Can you tell us a little bit about yourself and the context and background to the Transitioning in Ireland podcast?
My name is Lorcan NicGiollaBhain and I’m a singer-songwriter/actor currently living in Dublin. I was born in Saudi Arabia and lived there for most of my childhood but moved to Dublin with my family when I was 13. When I’m not podcasting I spend my time writing, recording and creating content for my instagram and performing original material and covers at open mics around Dublin. I started medically transitioning in August 2018 when I moved back from a year of living in Spain and I decided to share my journey and experience by creating the podcast. I really hoped to create a podcast that could be used as a resource of information for other people who are in the middle of transitioning or considering transitioning and not sure what exactly it entails.
You set out making it as a ten-episode series. Do you feel the journey is complete? What did you learn from the process?
When I originally set out to create podcast, I wasn’t envisioning having a co-host, which has really changed the dynamic and I think made it a much more enjoyable podcast to listen to. I think the podcast can definitely continue, as there really are so few spaces where you get to hear trans women speaking candidly and openly about their lives. Creating the podcast has taught me a lot about my boundaries in terms of what I’m willing to share. There was an initial pressure I put on myself to be as open and honest as possible at all times, and now I realise it’s ok to hold some things back.
What are the main challenges for the trans community here at the moment? What are the greatest misunderstandings?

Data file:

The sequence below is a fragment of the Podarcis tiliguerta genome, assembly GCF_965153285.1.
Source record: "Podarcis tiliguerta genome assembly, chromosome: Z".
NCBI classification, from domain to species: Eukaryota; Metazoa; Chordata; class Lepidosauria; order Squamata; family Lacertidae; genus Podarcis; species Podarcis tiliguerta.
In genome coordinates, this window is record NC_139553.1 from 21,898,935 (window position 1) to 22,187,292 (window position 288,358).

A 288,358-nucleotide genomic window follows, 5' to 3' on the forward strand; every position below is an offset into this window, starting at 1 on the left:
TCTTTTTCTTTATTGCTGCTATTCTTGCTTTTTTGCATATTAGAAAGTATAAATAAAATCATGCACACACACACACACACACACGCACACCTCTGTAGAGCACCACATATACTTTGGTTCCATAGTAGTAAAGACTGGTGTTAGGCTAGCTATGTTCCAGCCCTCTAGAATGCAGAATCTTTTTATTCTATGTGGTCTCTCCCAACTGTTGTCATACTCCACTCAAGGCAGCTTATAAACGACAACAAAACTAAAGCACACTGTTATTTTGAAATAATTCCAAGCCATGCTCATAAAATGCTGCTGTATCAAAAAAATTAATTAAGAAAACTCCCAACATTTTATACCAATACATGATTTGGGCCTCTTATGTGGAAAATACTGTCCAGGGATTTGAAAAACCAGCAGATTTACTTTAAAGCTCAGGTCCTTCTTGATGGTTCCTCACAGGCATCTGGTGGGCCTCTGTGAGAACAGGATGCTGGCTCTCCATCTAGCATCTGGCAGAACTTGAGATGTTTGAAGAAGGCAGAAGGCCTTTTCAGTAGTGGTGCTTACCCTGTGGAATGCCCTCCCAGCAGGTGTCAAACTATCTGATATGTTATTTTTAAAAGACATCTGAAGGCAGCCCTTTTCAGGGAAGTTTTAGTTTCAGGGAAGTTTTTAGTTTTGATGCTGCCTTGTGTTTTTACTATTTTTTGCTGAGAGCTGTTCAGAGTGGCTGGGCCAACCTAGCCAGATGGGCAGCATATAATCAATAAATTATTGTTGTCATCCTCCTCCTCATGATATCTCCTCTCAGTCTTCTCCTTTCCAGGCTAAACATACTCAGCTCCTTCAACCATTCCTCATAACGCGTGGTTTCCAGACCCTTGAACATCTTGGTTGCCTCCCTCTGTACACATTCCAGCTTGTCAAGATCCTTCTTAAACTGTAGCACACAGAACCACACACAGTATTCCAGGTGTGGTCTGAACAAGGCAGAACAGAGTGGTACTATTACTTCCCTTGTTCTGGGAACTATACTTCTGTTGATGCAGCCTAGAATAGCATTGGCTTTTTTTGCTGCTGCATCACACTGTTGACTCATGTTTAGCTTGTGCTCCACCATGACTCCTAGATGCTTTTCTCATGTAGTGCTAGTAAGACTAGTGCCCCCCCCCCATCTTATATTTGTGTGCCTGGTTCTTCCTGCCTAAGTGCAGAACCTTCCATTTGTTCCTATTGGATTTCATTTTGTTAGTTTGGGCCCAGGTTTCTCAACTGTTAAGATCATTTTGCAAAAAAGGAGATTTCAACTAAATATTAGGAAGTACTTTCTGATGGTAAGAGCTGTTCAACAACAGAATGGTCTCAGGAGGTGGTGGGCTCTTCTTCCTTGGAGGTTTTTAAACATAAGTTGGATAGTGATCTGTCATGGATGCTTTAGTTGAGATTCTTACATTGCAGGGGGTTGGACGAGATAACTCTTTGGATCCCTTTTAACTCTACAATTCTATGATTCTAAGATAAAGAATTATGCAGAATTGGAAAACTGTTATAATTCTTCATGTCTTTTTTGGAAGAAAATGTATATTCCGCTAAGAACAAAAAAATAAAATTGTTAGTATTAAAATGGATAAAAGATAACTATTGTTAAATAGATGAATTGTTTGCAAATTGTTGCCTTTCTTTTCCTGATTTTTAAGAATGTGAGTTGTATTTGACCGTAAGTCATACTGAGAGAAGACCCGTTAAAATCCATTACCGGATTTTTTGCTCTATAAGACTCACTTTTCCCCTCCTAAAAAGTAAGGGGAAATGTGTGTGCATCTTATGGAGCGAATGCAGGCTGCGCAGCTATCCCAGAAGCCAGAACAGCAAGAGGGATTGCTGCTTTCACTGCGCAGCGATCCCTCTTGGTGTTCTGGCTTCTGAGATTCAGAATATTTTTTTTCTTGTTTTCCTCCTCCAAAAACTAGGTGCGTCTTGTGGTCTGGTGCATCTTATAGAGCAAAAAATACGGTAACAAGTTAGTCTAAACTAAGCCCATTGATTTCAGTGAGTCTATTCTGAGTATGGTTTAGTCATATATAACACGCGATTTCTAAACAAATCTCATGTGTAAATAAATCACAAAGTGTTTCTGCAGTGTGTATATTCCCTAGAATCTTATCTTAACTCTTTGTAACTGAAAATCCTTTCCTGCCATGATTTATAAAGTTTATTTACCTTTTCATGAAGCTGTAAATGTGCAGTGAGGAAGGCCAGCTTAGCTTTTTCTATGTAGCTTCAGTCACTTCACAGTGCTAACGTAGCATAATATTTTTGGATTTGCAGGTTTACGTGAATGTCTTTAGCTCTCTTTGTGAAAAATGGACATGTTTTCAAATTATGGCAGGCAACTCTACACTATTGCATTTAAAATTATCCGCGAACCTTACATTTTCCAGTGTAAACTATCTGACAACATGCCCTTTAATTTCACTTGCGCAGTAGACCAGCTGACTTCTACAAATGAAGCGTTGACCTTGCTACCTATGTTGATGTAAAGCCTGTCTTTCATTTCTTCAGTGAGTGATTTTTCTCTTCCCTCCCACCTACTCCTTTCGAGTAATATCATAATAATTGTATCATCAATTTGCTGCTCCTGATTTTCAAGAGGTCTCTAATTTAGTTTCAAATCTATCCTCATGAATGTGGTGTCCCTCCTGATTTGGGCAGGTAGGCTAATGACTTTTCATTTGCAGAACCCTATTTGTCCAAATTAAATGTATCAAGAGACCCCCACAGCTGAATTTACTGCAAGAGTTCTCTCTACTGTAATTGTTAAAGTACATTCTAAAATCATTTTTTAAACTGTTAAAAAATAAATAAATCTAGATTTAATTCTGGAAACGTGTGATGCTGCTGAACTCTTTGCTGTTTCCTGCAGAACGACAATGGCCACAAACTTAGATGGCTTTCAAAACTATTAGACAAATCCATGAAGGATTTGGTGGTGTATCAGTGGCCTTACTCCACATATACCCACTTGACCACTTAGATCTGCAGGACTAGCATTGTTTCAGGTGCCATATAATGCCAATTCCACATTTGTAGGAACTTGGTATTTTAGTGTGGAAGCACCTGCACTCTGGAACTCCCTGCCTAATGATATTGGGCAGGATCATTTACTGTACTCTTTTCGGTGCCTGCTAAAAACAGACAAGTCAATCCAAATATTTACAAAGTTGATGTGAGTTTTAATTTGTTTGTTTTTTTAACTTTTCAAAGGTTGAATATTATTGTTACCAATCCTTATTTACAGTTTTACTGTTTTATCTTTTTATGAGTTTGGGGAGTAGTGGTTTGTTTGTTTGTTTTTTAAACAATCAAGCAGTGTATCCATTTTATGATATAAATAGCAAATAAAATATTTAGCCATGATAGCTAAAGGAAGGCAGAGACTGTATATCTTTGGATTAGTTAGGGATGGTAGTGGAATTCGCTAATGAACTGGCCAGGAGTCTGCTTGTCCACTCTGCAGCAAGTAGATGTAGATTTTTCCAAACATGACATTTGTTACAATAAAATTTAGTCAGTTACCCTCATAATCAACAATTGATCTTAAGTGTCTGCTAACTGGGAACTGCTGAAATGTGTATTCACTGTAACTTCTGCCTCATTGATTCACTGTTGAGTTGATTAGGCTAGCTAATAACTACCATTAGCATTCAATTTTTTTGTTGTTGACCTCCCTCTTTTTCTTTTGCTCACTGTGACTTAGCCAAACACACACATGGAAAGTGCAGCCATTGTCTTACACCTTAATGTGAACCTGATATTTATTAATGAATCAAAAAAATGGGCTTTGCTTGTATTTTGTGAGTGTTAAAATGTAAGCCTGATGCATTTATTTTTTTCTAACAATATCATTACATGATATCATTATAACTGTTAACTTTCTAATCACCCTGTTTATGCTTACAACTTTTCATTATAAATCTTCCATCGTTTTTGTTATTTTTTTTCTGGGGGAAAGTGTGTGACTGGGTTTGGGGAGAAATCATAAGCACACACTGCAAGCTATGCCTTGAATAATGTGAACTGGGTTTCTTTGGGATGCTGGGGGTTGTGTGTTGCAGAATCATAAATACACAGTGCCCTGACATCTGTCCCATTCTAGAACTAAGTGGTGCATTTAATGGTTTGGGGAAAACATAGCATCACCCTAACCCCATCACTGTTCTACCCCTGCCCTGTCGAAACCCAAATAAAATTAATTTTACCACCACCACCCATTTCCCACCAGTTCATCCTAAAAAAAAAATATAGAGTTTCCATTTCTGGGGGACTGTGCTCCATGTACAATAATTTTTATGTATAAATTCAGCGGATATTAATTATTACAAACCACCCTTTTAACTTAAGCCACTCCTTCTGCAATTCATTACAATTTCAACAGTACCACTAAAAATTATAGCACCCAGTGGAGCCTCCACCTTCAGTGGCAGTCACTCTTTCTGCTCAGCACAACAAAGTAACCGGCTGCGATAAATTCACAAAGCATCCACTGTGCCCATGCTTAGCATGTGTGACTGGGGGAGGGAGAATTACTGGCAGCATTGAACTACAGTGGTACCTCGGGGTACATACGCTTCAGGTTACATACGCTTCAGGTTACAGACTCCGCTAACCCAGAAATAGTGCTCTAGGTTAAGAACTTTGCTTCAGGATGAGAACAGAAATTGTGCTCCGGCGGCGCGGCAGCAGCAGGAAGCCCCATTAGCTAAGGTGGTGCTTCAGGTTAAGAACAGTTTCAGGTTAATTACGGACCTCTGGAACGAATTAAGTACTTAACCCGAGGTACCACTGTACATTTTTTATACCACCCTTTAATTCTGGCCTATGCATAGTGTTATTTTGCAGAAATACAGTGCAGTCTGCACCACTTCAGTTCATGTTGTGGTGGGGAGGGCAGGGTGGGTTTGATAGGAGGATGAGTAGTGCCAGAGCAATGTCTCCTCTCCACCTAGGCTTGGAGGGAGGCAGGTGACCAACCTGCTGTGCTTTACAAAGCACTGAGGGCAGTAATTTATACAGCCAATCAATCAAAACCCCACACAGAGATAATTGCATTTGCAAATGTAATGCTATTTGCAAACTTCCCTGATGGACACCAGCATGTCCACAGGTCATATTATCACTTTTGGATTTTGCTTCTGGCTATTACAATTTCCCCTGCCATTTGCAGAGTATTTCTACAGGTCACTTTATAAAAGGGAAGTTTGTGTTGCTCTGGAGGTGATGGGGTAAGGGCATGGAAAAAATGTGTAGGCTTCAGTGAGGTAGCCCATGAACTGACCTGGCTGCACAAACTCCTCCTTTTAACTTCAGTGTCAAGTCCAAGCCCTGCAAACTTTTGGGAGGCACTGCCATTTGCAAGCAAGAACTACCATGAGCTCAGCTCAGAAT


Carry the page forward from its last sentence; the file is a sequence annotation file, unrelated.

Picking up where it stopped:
The greatest challenge I would say is the insane wait times that trans people face when dealing with the public sector and the HSE. The initial step for most trans people when transitioning is getting HRT therapy and if you try and go through the public sector you can be waiting up for three years. This to me is akin to making people suffering from depression wait up to three years to receive anti-depressants. It is dangerous. According to TENI‘s website, statistically 78 percent of trans people contemplate suicide and 40 percent attempt suicide and HRT can be a really effective way to alleviate trans people’s dysphoria and help with their depression. Part of the reason for the long wait times is the fact that there are only three doctors in Ireland that trans people are allowed to see to get prescribed HRT. I think a big misunderstanding is that the changes trans people are going through are purely cosmetic or surface level, but really we undergo these procedures so we can feel more at home and present in our bodies.
You have explored topics such as name choices, dysphoria, HRT and aesthetics and created a wonderful and honest resource for people. Are there any aspects of transitioning you find contentious, problematic or something you had to grapple and change your opinion about?